In a study published in 1993, Prentice and Miller gathered students at Princeton University and had them fill out surveys about alcohol consumption. Binge drinking and the overall culture of drunken revelry on college campuses was a topic much debated across the country at the time, and Princeton was one of the college campuses soaked deepest in the sauce. They wrote in their study that reunions at the school at that time held the record for the second-highest level of alcohol consumption of any event in the United States other than the Indianapolis 500. So the scientists believed it would be a great place to study a norm, because the culture of excessive drinking would be something new batches of incoming freshmen would have to face year after year.
In the first survey of the campus, they asked students two questions: how comfortable are you with the culture of alcohol consumption at Princeton, and how comfortable with this culture is the average student? In that initial study, sure enough, the results came back strongly suggesting that a veil of pluralistic ignorance rested on the heads of the students of Princeton. The majority of the students reported that privately they were much less comfortable with the drinking habits on campus than the majority of students. Prentice and Miller speculated that students tended to see their friends drinking way too much at social gatherings, and those students then assumed that their peers must be enjoying themselves. Therefore, their friends obviously endorsed the attitude of the majority. The truth, though, was that the students were observing their friends acting comfortable in public with a norm they privately rejected. So, both in small groups and on the campus at large, the norm reinforced itself even though most people disagreed with it.
Prentice and Miller also studied the 1991 Princeton keg ban instituted as an attempt to both curb binge drinking and improve the school's image. Like any great symbolic gesture, the ban on beer kegs divided the culture. In interviews and editorials, students and alumni announced their hatred of the keg ban, and protests formed. Prentice and Miller had a hunch that the people making the most fuss were a small subset of the total population. The scientists wondered how a small yet loud portion of the population would affect the students. Just as before, they found that the majority of students said they they didn't hate the keg ban like most others did, but when asked if they were likely to attend future reunions, the more a student felt deviant from the presumed norms of the majority, the less attractive the reunions became to him. The zealotry to which they felt opposed was an illusion. The students felt estranged even though their feelings were actually in line with those of the majority of their peers. A noisy minority convinced the majority that the majority was the minority.
Prentice and Miller's evidence suggests you can't be sure whether the norms in your culture, subculture, era, or group of friends are real or imagined. The landscape of any social situation is so treacherous that, as they put it, "estimates of the norm are often seriously in error." The result, they said, can be the perpetuation of a norm that no one in fact supports.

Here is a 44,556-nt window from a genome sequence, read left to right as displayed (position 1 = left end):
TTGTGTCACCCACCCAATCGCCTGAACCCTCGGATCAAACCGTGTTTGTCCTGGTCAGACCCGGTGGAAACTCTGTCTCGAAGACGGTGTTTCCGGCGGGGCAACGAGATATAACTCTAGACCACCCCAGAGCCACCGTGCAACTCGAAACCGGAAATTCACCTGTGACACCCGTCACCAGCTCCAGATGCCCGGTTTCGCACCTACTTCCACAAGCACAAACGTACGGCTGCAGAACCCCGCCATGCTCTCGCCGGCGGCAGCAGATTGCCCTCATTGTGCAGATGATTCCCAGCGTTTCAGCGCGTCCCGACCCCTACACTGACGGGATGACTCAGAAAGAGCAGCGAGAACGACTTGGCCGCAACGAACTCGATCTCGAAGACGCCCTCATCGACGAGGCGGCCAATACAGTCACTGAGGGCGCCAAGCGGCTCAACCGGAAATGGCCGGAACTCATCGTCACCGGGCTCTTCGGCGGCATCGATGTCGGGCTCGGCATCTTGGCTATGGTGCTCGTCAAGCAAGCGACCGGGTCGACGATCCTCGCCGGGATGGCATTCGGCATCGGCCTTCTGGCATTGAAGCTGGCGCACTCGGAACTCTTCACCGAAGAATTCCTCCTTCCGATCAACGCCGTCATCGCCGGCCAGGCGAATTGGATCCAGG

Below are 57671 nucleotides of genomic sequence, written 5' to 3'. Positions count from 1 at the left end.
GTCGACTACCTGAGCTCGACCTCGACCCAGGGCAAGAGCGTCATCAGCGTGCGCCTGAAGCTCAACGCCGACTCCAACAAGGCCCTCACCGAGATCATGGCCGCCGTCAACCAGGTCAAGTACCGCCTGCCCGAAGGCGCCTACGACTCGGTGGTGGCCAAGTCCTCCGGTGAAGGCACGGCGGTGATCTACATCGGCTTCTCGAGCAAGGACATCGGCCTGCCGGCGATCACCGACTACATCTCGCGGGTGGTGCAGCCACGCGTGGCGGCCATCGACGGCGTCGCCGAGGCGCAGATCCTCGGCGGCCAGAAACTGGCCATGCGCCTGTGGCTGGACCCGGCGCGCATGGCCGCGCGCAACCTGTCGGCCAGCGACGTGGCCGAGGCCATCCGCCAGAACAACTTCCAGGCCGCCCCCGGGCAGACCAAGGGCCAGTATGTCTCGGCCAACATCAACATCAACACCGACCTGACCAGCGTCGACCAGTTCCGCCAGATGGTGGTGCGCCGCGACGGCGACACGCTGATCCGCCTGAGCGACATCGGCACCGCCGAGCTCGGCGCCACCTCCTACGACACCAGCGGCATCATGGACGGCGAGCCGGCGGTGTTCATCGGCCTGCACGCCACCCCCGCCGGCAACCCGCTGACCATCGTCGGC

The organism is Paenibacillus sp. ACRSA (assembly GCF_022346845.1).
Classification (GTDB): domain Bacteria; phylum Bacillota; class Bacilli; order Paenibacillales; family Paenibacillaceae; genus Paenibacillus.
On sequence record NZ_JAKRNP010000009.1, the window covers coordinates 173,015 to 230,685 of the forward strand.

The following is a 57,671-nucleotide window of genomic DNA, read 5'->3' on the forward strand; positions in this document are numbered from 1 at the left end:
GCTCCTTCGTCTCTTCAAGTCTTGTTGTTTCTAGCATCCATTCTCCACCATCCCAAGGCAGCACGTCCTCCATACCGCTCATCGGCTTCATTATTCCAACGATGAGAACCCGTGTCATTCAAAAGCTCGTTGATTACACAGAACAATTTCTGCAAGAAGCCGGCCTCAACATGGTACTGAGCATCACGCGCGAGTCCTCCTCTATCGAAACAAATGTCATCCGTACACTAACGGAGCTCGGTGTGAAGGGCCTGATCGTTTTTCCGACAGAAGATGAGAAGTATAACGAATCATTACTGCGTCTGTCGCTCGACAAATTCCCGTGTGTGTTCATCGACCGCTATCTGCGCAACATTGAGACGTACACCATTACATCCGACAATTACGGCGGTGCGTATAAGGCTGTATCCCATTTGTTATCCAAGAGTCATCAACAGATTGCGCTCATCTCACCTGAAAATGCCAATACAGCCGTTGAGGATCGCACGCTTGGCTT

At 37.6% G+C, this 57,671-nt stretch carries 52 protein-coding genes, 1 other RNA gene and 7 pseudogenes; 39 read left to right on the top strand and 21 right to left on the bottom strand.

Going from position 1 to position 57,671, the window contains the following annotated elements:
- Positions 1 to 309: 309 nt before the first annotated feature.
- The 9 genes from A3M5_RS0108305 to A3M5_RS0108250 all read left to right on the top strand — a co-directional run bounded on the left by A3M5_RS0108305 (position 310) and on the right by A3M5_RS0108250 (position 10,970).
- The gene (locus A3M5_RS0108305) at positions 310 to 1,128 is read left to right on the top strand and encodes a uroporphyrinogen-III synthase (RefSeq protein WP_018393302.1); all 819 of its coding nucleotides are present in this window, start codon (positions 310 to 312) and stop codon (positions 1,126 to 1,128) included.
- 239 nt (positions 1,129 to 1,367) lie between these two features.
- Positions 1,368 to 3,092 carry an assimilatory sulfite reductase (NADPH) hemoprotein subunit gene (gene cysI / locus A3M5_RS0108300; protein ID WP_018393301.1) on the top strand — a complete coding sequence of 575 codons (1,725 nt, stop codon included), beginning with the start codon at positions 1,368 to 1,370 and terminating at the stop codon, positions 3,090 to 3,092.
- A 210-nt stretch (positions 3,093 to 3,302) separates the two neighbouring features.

The side effects of this tendency for groups to get reality completely backward can be enormously influential on the course of history. Some studies suggest far-reaching norms like racial segregation persist past the point when most people would like them to go away because of a false belief in a majority that still supports the idea. When a norm is dying, right as it moves into the phase in which most people no longer support it, it can cling to life for a painfully long time. The majority-held belief that opinion has yet to shift slows down the process of ending most norms right at the point when killing them would accepted by most of the public. When commenting on their research into 1950s and '60s segregation norms, sociologists Hubert J. O'Gorman and Stephen L. Garry said people often "unintentionally serve as cultural carriers of cognitive error." Pluralistic ignorance keeps people on the fringe, the sort of people who will be phased out by progress, clinging to their outdated beliefs for longer than they should. It keeps their opponents feeling less supported than they truly are while keeping people in the middle favoring the status quo. In the end, a make-believe status quo changes the way everyone acts and thinks. This leads to what anthropologists Warren Breed and Thomas Ktsanes call a "conservative bias," in the traditional sense of the word, not the modern political sense. Thinking through that bias, most people falsely assume their culture is less progressively tilted than it truly is, and thus the institutions and media of the culture will present themselves as more conservative than necessary. In addition, its programming will consist of content designed to appeal to a public far more prudish than the actual audience consuming it.